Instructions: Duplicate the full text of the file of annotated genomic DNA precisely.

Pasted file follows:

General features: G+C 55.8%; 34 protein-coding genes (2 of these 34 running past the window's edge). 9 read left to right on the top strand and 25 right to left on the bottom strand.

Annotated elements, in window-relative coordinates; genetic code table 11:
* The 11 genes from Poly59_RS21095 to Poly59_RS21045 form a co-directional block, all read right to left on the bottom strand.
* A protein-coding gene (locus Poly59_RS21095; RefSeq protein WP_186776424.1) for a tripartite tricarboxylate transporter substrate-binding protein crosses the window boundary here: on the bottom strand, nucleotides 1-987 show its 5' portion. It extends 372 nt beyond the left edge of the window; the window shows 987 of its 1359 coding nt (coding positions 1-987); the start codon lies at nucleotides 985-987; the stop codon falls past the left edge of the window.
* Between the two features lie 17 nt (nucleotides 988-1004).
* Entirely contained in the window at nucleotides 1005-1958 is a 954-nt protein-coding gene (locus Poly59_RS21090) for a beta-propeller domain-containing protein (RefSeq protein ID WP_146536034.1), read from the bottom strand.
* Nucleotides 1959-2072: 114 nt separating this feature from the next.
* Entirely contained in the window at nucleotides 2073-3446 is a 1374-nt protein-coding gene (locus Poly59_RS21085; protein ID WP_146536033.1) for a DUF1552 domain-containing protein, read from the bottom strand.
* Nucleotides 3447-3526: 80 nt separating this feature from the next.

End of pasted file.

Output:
General features: G+C 55.8%; 34 protein-coding genes (2 of these 34 running past the window's edge). 9 read left to right on the top strand and 25 right to left on the bottom strand.

Annotated elements, in window-relative coordinates; genetic code table 11:
* The 11 genes from Poly59_RS21095 to Poly59_RS21045 form a co-directional block, all read right to left on the bottom strand.
* A protein-coding gene (locus Poly59_RS21095; RefSeq protein WP_186776424.1) for a tripartite tricarboxylate transporter substrate-binding protein crosses the window boundary here: on the bottom strand, nucleotides 1-987 show its 5' portion. It extends 372 nt beyond the left edge of the window; the window shows 987 of its 1359 coding nt (coding positions 1-987); the start codon lies at nucleotides 985-987; the stop codon falls past the left edge of the window.
* Between the two features lie 17 nt (nucleotides 988-1004).
* Entirely contained in the window at nucleotides 1005-1958 is a 954-nt protein-coding gene (locus Poly59_RS21090) for a beta-propeller domain-containing protein (RefSeq protein ID WP_146536034.1), read from the bottom strand.
* Nucleotides 1959-2072: 114 nt separating this feature from the next.
* Entirely contained in the window at nucleotides 2073-3446 is a 1374-nt protein-coding gene (locus Poly59_RS21085; protein ID WP_146536033.1) for a DUF1552 domain-containing protein, read from the bottom strand.
* Nucleotides 3447-3526: 80 nt separating this feature from the next.